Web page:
Dyson’s patent attack is flawed


Patent attorney Dave Croston warns that James Dyson’s claims about the costs of defending a patent could put off companies from getting the protection they need to make money from their inventions.

James Dyson claims that defending a patent can cost £3million

Speaking at a recent incubator event for start-ups, Sir James Dyson warned that patent applications and renewal fees are too costly and called for the system to be simplified. He also claimed that the cost of litigating to defend a patent can amount to £3 million — a big number in anyone’s language. The problem with this kind of headline grabbing comment is that the big number is all that anyone remembers regardless of its accuracy.

Before delving into the detail behind the vacuum cleaner entrepreneur’s comments, it is worth remembering that patents provide their owners with a legal monopoly – otherwise anathema to commercial competition. As such, society requires high standards to be applied to those seeking such monopoly protection. That is why the process is exacting. Careful examination of the merits of a patent application costs money.

While I agree that patents are not inexpensive and seeking this type of intellectual property protection should always be approached carefully, based on a clear appreciation of the market value of the invention, the system used to protect such rights is accessible.

‘Patents provide their owners with a legal monopoly, and society requires high standards to be applied to those seeking such protection

The patent office fees for pursuing a patent application are low – subsidised by Mr Dyson’s hated renewal fees. So which is better – higher up front costs with lower renewals or the present arrangement? Renewal fees have a dual effect – firstly they generate valuable revenue for the patent office allowing reduced filing costs and secondly they encourage patent proprietors to release older technology into the public domain by allowing those patents to lapse.

So what about the £3 million question? In the UK, the Patent Court system was modernised two years ago in a bid to make justice easier to access for small and medium-sized businesses. This is making a difference and is going a considerable way to convincing smaller companies that protecting their innovations is a good idea.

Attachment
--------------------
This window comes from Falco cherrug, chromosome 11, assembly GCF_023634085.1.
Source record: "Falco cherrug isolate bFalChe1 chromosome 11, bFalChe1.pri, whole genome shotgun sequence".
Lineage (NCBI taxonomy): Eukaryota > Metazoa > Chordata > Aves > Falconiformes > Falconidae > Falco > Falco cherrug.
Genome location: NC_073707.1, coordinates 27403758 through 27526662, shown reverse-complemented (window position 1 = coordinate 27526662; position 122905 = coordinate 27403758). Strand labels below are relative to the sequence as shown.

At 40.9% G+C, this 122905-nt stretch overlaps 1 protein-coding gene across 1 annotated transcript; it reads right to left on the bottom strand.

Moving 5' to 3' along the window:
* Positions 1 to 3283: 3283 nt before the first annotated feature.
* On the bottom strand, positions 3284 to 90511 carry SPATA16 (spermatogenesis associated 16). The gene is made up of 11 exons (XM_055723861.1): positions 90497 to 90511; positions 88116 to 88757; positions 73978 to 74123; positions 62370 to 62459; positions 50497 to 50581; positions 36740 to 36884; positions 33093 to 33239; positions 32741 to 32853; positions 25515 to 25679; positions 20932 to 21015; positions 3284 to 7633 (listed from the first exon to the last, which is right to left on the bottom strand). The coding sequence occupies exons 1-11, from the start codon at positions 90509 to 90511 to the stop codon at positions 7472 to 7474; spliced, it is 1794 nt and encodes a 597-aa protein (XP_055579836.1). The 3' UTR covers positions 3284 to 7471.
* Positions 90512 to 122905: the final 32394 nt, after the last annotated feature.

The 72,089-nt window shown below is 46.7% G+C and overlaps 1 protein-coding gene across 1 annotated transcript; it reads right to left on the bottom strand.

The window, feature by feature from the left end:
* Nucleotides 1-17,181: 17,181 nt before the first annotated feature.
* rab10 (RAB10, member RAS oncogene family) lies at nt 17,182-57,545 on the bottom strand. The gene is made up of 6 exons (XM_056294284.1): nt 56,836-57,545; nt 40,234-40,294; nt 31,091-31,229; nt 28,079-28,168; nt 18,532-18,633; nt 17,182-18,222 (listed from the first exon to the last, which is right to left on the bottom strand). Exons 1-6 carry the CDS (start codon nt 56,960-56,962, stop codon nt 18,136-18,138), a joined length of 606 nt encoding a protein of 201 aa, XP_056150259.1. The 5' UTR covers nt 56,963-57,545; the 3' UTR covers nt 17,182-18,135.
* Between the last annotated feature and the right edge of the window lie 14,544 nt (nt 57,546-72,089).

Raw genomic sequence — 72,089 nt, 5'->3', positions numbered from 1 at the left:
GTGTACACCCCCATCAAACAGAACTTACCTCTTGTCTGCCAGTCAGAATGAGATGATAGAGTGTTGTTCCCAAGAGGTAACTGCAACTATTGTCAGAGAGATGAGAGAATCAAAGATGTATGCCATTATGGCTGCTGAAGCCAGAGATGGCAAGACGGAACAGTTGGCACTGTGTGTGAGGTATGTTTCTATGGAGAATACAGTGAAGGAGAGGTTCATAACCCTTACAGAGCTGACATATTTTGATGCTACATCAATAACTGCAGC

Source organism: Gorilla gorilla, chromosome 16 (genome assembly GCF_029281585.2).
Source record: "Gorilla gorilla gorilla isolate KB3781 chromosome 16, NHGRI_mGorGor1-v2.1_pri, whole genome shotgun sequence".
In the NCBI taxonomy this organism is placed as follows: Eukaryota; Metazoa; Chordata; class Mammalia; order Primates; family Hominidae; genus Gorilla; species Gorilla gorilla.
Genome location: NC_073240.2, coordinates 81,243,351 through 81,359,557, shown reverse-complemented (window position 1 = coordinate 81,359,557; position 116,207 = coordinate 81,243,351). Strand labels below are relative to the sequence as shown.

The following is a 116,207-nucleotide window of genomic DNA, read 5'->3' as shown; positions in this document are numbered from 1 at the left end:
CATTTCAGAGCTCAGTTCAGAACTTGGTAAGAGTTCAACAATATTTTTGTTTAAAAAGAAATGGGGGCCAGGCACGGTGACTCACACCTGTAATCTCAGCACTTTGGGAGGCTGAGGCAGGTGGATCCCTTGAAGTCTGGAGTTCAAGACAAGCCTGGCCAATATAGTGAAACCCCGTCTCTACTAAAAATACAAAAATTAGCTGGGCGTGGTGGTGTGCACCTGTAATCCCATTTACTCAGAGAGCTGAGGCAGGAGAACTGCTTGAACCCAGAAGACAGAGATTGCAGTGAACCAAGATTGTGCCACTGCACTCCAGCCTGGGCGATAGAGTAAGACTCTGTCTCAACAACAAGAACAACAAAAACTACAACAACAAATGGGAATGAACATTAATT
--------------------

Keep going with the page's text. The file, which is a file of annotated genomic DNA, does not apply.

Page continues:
Under the amended system, court procedures require the claimant to give much more information about the case they are bringing up front. This will enable the court to reach a decision more swiftly. Importantly, the costs that can be recovered from the losing party have been capped at £50,000 and a further cap on the damages that can be awarded was set at £500,000 last year.

The context of Dyson’s claims needs to be examined. He is typically involved in High Court litigation between multi-billion pound corporations where the value of the case is in the tens or hundreds of millions. In such cases, it is obvious that both parties will deploy the best resources available to win the case. In fact, patent cases at the Patents County Court are typically run for approximately 5% of Mr. Dyson’s frightening £3m. Now I accept that is still a big number for many SMEs but it is within reach. Finally, there is the claim that only 18% of cases are decided in favour of the rights owner. I’m not sure where that figure comes from but analysing only decided cases ignores the hundreds of cases which are commenced each year but which settle before trial and the thousands that don’t even get that far because the infringer surrenders without the need to issue a legal claim.

‘Patent cases at the Patents County Court are typically run for approximately 5% of Mr. Dyson’s frightening £3m

The system isn’t perfect but good progress has been made in recent years to increase access to the IP system for SMEs. Instead of putting off small and medium-sized companies from seeking advice about intellectual property, business leaders should be persuading them that this is an essential part of running a successful R&D-led business and failing to seek patent protection could end up costing them dearly.

Dave Croston is a partner and patent attorney at Withers & Rogers – one of the UK’s leading firms of patent and trade mark attorneys.